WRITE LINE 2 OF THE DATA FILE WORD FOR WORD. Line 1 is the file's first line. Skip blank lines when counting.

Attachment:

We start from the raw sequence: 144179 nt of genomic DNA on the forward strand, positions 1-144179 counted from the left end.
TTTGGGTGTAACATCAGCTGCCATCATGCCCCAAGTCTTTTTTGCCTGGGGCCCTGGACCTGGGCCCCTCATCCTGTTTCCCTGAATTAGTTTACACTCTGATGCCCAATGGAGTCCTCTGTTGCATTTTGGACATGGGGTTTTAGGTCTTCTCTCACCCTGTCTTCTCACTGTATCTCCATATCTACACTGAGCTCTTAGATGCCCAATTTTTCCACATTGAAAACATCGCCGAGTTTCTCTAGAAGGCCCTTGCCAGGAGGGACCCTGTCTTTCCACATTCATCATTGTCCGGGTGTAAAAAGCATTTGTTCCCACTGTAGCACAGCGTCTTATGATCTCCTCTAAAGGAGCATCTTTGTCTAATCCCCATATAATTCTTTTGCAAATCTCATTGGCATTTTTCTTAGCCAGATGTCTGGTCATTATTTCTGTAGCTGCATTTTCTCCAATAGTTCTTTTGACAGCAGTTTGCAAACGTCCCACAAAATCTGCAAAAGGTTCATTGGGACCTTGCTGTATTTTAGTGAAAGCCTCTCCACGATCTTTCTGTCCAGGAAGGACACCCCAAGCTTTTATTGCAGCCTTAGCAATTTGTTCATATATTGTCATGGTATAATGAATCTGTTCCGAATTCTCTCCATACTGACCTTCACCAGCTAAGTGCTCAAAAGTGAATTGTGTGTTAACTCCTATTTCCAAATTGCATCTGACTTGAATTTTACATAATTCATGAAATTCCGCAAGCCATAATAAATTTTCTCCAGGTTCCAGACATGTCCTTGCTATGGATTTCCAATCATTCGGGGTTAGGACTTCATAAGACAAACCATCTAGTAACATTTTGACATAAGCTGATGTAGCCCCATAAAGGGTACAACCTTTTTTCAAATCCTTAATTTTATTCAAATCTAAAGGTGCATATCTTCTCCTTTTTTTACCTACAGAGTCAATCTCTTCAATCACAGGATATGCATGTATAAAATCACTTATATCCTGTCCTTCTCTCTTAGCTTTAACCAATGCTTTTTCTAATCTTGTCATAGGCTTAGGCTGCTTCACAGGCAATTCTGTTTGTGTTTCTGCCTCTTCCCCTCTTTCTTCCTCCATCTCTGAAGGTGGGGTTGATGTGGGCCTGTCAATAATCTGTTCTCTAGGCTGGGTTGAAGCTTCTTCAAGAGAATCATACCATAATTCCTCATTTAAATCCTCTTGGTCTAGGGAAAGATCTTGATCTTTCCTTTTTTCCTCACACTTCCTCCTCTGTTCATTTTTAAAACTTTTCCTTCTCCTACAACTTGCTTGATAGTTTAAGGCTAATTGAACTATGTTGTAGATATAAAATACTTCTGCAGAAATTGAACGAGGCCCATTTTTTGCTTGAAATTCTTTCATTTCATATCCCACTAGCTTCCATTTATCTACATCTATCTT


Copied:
TTTGGGTGTAACATCAGCTGCCATCATGCCCCAAGTCTTTTTTGCCTGGGGCCCTGGACCTGGGCCCCTCATCCTGTTTCCCTGAATTAGTTTACACTCTGATGCCCAATGGAGTCCTCTGTTGCATTTTGGACATGGGGTTTTAGGTCTTCTCTCACCCTGTCTTCTCACTGTATCTCCATATCTACACTGAGCTCTTAGATGCCCAATTTTTCCACATTGAAAACATCGCCGAGTTTCTCTAGAAGGCCCTTGCCAGGAGGGACCCTGTCTTTCCACATTCATCATTGTCCGGGTGTAAAAAGCATTTGTTCCCACTGTAGCACAGCGTCTTATGATCTCCTCTAAAGGAGCATCTTTGTCTAATCCCCATATAATTCTTTTGCAAATCTCATTGGCATTTTTCTTAGCCAGATGTCTGGTCATTATTTCTGTAGCTGCATTTTCTCCAATAGTTCTTTTGACAGCAGTTTGCAAACGTCCCACAAAATCTGCAAAAGGTTCATTGGGACCTTGCTGTATTTTAGTGAAAGCCTCTCCACGATCTTTCTGTCCAGGAAGGACACCCCAAGCTTTTATTGCAGCCTTAGCAATTTGTTCATATATTGTCATGGTATAATGAATCTGTTCCGAATTCTCTCCATACTGACCTTCACCAGCTAAGTGCTCAAAAGTGAATTGTGTGTTAACTCCTATTTCCAAATTGCATCTGACTTGAATTTTACATAATTCATGAAATTCCGCAAGCCATAATAAATTTTCTCCAGGTTCCAGACATGTCCTTGCTATGGATTTCCAATCATTCGGGGTTAGGACTTCATAAGACAAACCATCTAGTAACATTTTGACATAAGCTGATGTAGCCCCATAAAGGGTACAACCTTTTTTCAAATCCTTAATTTTATTCAAATCTAAAGGTGCATATCTTCTCCTTTTTTTACCTACAGAGTCAATCTCTTCAATCACAGGATATGCATGTATAAAATCACTTATATCCTGTCCTTCTCTCTTAGCTTTAACCAATGCTTTTTCTAATCTTGTCATAGGCTTAGGCTGCTTCACAGGCAATTCTGTTTGTGTTTCTGCCTCTTCCCCTCTTTCTTCCTCCATCTCTGAAGGTGGGGTTGATGTGGGCCTGTCAATAATCTGTTCTCTAGGCTGGGTTGAAGCTTCTTCAAGAGAATCATACCATAATTCCTCATTTAAATCCTCTTGGTCTAGGGAAAGATCTTGATCTTTCCTTTTTTCCTCACACTTCCTCCTCTGTTCATTTTTAAAACTTTTCCTTCTCCTACAACTTGCTTGATAGTTTAAGGCTAATTGAACTATGTTGTAGATATAAAATACTTCTGCAGAAATTGAACGAGGCCCATTTTTTGCTTGAAATTCTTTCATTTCATATCCCACTAGCTTCCATTTATCTACATCTATCTT